Daisy’s death is the catalyst for both the movie itself and Wick’s rebirth into his old ass-kicking ways, and there’s meaning and weight to the scene and its effect on Wick. Daisy had to die so that Wick could live. With that in mind, here are 12 other movies where the dog dies and it’s okay to be okay with it. [**Spoiler warning: There are spoilers below regarding dog deaths in movies. That's probably obvious by this point, but you know how people can get.**]

Wes Craven's New Nightmare

New Line Cinema

“Every kid knows who Freddy is. He’s like Santa Claus or King Kong.” – Heather Langenkamp in Wes Craven’s New Nightmare.

In a film full of truthful observations, that line always struck me as the truest, or at least the most relevant to my own relationship with Freddy Krueger and the Nightmare on Elm Street film series. I was four when the original came out in 1984, so I was too young to experience that film or most of the first few sequels on their first release. As I grew up, my awareness of Freddy came from what seeped into popular culture. As best as I can remember, my introduction was either a kid in my 4th grade class wearing a Freddy mask for Halloween, or possibly an ad for the costume in a comic book.

So “my” Freddy was less the disturbing child murderer whom Wes Craven created for what probably felt like a standalone film, and more the watered-down pop icon. Less a psychological threat, and more of a catchphrase-spewing gimmick killer. It’s the difference between how the shark from Jaws plays on screen, and experiencing him on the Universal Studios tram tour.

As a result, Freddy never scared me as a kid, nor did I have any desire to see the movies. I knew that they came out every year or two and I assumed all of the movies were stupid slasher films, in which, I saw no appeal. I remember seeing a trailer for Freddy’s Dead: The Final Nightmare in 1991 and thinking it looked incredibly awful. Good riddance.

Then came 1994 and the release of Wes Craven’s New Nightmare.

Lionsgate Films

Lionsgate Films

Back in April, it was announced that Eli Roth‘s horror-comedy opus Cabin Fever would be getting remade, so that a new generation who couldn’t afford getting in trouble with their parents again to sneak into an R-rated movie would now be allowed to witness the grotesque beauty of bein’ young and havin’ your skin fall off. And pancakes. Oh, the pancakes.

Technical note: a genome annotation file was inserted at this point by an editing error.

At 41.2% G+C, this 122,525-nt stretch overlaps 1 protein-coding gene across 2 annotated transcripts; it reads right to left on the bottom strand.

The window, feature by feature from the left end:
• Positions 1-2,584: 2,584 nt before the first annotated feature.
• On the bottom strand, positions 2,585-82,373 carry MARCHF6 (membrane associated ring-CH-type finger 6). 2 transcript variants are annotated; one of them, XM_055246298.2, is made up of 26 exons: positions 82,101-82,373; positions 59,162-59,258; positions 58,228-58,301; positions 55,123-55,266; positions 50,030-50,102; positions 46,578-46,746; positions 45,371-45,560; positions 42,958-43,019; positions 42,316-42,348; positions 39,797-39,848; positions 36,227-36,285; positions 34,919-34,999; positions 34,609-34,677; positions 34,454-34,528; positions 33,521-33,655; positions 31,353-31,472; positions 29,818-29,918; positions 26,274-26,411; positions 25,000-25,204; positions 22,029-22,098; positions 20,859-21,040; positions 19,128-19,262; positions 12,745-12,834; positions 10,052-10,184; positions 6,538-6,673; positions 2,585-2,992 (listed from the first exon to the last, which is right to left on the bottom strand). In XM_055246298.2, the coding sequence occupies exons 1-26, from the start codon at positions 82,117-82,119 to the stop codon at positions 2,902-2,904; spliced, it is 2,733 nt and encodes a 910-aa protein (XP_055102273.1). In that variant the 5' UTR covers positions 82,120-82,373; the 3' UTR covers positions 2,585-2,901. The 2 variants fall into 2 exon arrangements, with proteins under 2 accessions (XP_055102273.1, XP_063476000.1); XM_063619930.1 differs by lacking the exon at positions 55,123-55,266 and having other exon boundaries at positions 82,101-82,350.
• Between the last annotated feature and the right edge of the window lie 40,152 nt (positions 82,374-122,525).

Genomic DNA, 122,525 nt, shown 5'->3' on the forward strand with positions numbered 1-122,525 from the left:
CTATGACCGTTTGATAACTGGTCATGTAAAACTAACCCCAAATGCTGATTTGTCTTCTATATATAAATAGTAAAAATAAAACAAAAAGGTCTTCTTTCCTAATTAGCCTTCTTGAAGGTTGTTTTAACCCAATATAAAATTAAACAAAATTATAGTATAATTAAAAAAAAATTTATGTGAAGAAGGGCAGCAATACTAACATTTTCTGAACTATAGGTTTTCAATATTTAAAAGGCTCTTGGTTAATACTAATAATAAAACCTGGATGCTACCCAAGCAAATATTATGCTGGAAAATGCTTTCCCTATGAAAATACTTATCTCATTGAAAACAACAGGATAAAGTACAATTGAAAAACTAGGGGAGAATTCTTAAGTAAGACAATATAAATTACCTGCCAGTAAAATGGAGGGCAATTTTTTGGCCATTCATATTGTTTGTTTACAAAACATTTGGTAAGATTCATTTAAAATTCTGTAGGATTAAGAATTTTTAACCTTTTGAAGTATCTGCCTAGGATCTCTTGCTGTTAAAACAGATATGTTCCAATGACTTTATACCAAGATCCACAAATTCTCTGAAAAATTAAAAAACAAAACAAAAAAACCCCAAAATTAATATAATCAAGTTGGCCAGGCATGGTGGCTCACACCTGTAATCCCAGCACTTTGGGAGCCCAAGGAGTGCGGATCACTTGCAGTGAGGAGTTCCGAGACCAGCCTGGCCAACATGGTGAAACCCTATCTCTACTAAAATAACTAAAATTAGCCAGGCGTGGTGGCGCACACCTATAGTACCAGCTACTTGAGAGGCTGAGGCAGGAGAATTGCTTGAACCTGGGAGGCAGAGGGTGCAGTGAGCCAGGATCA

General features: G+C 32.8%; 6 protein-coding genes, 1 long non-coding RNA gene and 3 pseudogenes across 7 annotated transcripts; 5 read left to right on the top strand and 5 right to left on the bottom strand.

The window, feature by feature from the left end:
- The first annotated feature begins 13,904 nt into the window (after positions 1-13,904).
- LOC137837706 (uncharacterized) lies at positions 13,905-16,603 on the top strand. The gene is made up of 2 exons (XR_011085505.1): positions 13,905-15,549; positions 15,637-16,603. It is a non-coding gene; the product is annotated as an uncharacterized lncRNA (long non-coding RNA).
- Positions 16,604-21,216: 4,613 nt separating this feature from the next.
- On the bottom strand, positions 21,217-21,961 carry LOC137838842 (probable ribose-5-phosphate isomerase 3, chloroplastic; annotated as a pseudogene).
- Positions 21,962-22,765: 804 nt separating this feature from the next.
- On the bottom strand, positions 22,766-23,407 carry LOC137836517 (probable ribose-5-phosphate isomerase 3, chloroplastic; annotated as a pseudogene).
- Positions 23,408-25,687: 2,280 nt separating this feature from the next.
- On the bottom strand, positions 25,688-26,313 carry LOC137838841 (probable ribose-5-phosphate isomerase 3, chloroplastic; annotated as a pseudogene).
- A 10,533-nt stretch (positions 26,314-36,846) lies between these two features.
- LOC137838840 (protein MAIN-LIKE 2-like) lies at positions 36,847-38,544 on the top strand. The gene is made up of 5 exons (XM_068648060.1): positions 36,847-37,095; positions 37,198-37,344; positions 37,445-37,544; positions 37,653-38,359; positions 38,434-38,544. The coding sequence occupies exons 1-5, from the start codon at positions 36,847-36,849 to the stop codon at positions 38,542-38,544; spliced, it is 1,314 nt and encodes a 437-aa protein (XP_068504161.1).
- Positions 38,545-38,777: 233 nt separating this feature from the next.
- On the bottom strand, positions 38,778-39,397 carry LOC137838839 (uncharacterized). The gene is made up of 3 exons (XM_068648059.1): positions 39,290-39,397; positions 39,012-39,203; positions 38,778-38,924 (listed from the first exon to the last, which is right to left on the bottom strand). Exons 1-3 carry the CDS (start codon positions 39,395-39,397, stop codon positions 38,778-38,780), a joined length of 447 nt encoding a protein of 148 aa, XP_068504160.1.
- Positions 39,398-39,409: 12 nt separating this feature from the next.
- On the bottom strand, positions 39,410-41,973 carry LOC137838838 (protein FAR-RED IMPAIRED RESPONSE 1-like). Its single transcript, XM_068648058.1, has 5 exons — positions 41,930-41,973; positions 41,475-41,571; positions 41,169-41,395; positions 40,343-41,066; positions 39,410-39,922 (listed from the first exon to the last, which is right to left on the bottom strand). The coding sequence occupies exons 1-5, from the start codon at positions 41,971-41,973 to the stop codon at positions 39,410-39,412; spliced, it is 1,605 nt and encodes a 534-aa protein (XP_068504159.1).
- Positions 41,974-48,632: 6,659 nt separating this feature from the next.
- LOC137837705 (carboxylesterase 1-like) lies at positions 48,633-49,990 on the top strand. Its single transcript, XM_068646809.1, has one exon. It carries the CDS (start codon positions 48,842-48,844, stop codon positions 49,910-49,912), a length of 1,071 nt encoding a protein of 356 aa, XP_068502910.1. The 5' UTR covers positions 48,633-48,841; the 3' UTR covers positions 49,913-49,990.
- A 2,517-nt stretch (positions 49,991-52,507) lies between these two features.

While it seemed strange at the time of the announcement that a film just released in 2002 would already be rebooted (but hey, weirder things have happened), there was at least comfort in the fact that someone — namely new director Travis Zariwny (Intruder) — saw something in the original that lit a fire and produced new ideas and torrents of gore. Think of how many horror films you’ve seen that have involved getting a wild bunch of cute young things up to the spooky cabin that someone has clearly neglected to clean for a couple months or decades, only to realize that things are terribly amiss — and that it really would have been a good idea to pay attention to their surroundings instead of banging in the woods. The possibilities for reimagining that scenario are pretty endless.

The Sandman


Finally, news that potentially involves the words “expanded universe” that doesn’t cause involuntary pulling out of one’s hair.

Because when DC Comics and Warner Bros issued that great decree of Justice League-centric films last week (also, Suicide Squad), there was one extremely noticeable omission: David S. Goyer and Joseph Gordon-Levitt‘s Sandman. Sandman‘s a film based on a DC Comic, and as the point of last week’s announcement was “Behold! Our supply of DC movies has no end!,” you’d think WB would want to pad the list with as many as possible. Heck, they included Lego Batman on the list, and no one’s expecting Batfleck to split Justice League Bat-duties with a tiny gravel-voiced LEGO piece.